Posted 1 year ago by Pat Ramsey
When it comes to handling media assets at scale (at scale meaning a site with massively high traffic numbers, simultaneous large numbers of images being uploaded, or an inordinately great number of images in the media library) WordPress will require customization to remain performant. The demands that a large-volume website places on WordPress and its server infrastructure are where challenges often arise. How much memory PHP has available or a lack of storage space on the server, are two areas that require special attention for a site to remain running at scale. These are areas outside of the code that’s in WordPress. With a WordPress-powered site, since it is the CMS and the interface site users see, the perception can be that WordPress media management isn’t capable of keeping up with high-volume demands. However this narrative is false. With some adjustments and planning, WordPress can be the right choice to handle Enterprise-level, media asset requirements.
How much media is WordPress managing?
How fast is that number increasing?
The underlying issue with WordPress media management lies with the number of digital assets that have to be kept on-hand in the Media Library, and how many new assets are being created and added to the Media Library. Asked a different way, how many files have to be kept and how fast is that number increasing over time? A high-volume site can quickly go from a single terabyte of assets to multiple terabytes in a very short period of time. Media companies, product companies, or any other business that maintains a vast library of digital assets fall into this scenario. A large product line may require numerous videos and images per product, not to mention PDF assets and other documents. If historical data for older products has to be maintained, that adds to the storage requirements. Media companies with libraries of broadcast properties may have numerous seasons, each with its own set of vast digital assets - one-sheets, print materials, multilingual assets, and more.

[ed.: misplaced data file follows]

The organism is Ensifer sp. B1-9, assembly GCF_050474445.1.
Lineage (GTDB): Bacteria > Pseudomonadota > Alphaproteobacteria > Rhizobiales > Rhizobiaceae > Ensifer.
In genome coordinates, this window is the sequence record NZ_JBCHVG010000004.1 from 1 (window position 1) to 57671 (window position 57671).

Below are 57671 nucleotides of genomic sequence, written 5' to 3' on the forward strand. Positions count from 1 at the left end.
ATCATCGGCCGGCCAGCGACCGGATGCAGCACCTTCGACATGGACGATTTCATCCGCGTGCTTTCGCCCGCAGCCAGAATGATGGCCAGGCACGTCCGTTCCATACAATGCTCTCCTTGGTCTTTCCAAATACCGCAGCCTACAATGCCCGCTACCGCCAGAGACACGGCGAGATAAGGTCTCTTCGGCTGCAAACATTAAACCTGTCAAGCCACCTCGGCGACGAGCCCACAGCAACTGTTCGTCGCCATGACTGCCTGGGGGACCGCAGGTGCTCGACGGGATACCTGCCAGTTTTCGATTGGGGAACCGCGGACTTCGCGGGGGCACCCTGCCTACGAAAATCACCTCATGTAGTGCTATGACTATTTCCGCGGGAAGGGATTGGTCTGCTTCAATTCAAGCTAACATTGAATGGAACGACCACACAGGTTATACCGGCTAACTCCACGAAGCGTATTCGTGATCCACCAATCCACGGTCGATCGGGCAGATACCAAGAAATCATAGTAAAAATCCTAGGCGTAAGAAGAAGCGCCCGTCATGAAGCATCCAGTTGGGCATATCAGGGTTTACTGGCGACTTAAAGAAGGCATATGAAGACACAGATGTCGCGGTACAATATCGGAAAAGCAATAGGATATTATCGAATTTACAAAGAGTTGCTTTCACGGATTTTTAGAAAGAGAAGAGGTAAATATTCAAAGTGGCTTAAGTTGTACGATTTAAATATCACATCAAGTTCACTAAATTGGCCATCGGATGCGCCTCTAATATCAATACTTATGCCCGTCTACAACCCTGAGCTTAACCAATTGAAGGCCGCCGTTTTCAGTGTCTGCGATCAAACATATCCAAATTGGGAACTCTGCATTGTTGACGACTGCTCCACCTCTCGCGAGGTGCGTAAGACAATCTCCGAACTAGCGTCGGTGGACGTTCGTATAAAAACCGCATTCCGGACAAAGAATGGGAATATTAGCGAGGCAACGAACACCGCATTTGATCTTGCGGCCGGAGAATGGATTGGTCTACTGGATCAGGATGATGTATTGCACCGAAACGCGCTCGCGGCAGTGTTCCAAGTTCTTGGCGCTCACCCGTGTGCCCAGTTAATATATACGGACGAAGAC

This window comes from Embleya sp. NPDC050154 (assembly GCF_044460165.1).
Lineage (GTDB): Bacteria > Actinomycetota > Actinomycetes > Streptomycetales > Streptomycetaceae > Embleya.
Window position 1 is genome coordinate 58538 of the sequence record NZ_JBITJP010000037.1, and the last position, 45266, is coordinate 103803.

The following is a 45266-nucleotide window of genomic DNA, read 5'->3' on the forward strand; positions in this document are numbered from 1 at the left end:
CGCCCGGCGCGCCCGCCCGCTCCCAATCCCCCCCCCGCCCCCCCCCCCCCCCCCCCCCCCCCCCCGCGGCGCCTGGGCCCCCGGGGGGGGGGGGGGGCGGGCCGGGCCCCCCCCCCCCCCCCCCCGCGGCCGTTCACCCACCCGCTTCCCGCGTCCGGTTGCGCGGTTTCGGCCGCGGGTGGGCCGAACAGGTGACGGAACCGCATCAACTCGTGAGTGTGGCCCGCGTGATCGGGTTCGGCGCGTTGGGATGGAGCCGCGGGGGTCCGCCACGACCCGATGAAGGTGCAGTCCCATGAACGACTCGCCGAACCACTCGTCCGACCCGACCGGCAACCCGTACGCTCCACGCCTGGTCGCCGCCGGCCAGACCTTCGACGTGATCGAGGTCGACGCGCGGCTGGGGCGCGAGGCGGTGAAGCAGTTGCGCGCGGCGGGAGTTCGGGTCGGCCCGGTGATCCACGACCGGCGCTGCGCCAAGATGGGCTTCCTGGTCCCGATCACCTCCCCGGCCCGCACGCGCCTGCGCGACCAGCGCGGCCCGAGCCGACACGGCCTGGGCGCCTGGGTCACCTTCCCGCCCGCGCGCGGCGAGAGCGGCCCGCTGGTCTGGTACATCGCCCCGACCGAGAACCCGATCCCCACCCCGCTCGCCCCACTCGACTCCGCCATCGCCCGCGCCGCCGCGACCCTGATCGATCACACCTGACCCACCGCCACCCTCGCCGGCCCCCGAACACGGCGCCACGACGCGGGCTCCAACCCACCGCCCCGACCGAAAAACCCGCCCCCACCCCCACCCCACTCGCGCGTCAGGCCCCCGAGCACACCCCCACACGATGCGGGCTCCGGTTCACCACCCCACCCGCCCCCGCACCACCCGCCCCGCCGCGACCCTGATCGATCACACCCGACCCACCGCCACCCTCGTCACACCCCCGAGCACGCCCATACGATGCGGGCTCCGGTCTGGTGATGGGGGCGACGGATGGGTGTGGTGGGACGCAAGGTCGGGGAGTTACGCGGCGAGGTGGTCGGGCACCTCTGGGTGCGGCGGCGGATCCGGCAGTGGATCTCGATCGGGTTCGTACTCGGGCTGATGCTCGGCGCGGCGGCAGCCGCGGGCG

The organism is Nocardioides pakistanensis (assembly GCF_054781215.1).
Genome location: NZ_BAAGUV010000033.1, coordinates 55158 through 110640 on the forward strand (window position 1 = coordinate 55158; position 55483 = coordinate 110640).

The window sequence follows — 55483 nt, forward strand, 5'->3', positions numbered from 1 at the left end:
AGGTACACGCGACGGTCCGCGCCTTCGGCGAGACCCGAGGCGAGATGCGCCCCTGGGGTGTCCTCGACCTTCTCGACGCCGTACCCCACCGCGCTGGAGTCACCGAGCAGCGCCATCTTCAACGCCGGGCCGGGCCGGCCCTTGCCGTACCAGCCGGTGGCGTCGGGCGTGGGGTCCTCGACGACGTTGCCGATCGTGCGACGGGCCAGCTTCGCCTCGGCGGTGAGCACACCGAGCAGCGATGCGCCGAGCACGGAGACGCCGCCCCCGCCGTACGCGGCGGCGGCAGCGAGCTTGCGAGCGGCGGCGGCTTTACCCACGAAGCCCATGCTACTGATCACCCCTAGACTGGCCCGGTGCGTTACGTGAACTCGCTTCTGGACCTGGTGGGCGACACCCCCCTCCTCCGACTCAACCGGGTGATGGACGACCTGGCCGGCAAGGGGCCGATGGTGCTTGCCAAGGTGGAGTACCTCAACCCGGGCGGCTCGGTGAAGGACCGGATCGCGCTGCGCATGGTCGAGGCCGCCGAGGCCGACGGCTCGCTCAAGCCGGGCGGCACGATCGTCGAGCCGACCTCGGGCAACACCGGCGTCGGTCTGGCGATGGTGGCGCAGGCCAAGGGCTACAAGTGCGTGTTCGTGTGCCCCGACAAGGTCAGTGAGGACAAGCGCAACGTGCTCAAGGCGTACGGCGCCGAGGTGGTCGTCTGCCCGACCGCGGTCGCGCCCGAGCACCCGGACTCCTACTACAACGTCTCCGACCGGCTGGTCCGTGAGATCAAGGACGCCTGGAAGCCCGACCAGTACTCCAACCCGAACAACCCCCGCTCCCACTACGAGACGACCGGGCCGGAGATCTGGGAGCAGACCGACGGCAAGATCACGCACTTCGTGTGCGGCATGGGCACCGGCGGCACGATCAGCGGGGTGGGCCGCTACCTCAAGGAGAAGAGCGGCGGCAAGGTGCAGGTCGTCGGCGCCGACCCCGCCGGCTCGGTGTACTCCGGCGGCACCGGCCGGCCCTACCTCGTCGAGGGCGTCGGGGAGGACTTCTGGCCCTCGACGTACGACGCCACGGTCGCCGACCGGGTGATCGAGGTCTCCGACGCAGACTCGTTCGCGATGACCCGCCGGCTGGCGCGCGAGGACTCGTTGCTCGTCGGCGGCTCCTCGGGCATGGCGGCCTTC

Conditions for WordPress Media Library Limitation
- Website with massively high traffic numbers.
- Simultaneous large numbers of images being uploaded and processed by WordPress.
- Inordinately great number of images in the media library.
Simply storing these in the “Uploads” folder is not in question. Reliable and fast cloud storage is required, either mapped to the system, so the WordPress Media Library can interact with it or so a custom performant interface is developed that replaces the Media Library. In the latter instance, one possibility is to architect the necessary relationships and data structures, building this with something like Laravel. With the custom-created interface, more complex data structures can be used for faster queries, improving performance working with the vast numbers of assets. Using something like VueJS, easy-to-use interfaces can be created and the WordPress REST API can be used to feed information between Laravel and WordPress.